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Density Dependent Song Duration in the Grasshopper Omocestus Viridulus

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Although duration of grashopper song is species specific, there is also considerable variation within species. One possible reason for this is that males are adjusting their singing tactics in relation to the density of competitors. Males are expected to sing shorter songs when other males are nearby to enhance the probability of hearing female response or to listen to other males. To test this hypothesis an experiment was performed by placing different numbers of Omocestus viridulus males in large outdoor cages and monitoring their singing behaviour. The results show that males sing on average shorter calling songs as the number of males increases. It was also found that males compensate for singing shorter songs by singing more songs, so the total time spent singing stays similar at all densities. The scenario is complicated by the singing of very short songs which are mainly, but not exclusively, used in male-male interactions. The probability that males sing rivalry songs increases with the density of males and the number of these songs increases as male-male interactions get longer. The results suggests that part of the variation in the duration of calling songs reported in several field studies is caused by a change in singing tactics at different densities of males. The function of rivalry songs is not clear. These songs may function in the spacing of males or may be an extremely short form of the normal calling song used when other males are very close.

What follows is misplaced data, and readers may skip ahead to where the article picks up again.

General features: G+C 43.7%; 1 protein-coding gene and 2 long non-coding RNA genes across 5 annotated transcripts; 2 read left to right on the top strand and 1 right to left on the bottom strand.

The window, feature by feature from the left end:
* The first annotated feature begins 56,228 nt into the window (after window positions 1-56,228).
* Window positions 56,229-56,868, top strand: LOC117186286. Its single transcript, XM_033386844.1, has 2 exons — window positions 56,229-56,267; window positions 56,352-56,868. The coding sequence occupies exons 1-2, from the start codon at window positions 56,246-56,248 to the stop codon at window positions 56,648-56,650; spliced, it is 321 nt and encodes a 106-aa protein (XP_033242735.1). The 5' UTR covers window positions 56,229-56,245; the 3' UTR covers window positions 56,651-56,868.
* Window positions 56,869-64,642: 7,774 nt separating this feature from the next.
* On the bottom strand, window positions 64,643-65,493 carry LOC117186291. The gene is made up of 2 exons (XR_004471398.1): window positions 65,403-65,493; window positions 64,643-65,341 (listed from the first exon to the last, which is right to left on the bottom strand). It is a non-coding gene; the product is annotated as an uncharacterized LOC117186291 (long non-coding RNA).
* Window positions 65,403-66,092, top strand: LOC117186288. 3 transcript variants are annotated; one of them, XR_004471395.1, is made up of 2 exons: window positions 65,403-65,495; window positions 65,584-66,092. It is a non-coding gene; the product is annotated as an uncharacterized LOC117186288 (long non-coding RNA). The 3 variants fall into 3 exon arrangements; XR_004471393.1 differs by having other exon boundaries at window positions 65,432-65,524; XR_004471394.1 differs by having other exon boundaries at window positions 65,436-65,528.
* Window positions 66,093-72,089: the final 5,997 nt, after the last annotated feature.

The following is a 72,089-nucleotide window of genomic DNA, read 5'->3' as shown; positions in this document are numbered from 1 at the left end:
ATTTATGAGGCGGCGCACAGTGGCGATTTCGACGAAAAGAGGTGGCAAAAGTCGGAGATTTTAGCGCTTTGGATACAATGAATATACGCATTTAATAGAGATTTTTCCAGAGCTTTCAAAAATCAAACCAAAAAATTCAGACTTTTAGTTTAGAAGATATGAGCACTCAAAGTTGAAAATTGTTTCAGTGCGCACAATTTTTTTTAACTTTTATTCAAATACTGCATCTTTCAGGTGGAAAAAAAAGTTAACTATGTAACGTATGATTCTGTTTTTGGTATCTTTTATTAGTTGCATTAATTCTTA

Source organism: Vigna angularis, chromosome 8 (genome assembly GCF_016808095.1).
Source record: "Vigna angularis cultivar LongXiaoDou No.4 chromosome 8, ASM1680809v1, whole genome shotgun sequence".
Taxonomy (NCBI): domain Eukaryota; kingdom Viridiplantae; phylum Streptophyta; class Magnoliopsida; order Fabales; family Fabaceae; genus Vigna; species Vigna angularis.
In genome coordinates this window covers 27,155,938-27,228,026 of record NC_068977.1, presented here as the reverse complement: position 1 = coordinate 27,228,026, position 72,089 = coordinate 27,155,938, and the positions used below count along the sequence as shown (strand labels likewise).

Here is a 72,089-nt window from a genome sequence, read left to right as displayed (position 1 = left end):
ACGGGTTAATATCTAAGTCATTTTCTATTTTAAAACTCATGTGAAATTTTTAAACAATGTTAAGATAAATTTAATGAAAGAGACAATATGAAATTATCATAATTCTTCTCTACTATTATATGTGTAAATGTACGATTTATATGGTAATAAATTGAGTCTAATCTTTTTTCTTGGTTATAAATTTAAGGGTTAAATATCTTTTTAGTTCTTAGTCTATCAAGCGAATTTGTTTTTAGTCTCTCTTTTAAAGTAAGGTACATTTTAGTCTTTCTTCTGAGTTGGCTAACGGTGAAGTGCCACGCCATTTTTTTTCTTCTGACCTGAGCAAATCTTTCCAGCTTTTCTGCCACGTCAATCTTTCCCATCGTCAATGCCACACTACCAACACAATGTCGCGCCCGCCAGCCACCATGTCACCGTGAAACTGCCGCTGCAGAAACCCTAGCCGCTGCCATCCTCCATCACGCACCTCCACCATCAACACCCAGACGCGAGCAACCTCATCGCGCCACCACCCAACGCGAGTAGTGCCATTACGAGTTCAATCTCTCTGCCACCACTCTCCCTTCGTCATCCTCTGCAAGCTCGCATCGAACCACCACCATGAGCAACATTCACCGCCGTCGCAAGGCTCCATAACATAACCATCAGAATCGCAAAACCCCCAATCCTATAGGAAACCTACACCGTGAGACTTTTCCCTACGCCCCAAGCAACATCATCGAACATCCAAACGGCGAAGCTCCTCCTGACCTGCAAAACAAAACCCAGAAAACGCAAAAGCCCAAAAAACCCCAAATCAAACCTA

Affiliations: 1: Department of Zoology, Stockholm University, S-106 91 Sweden

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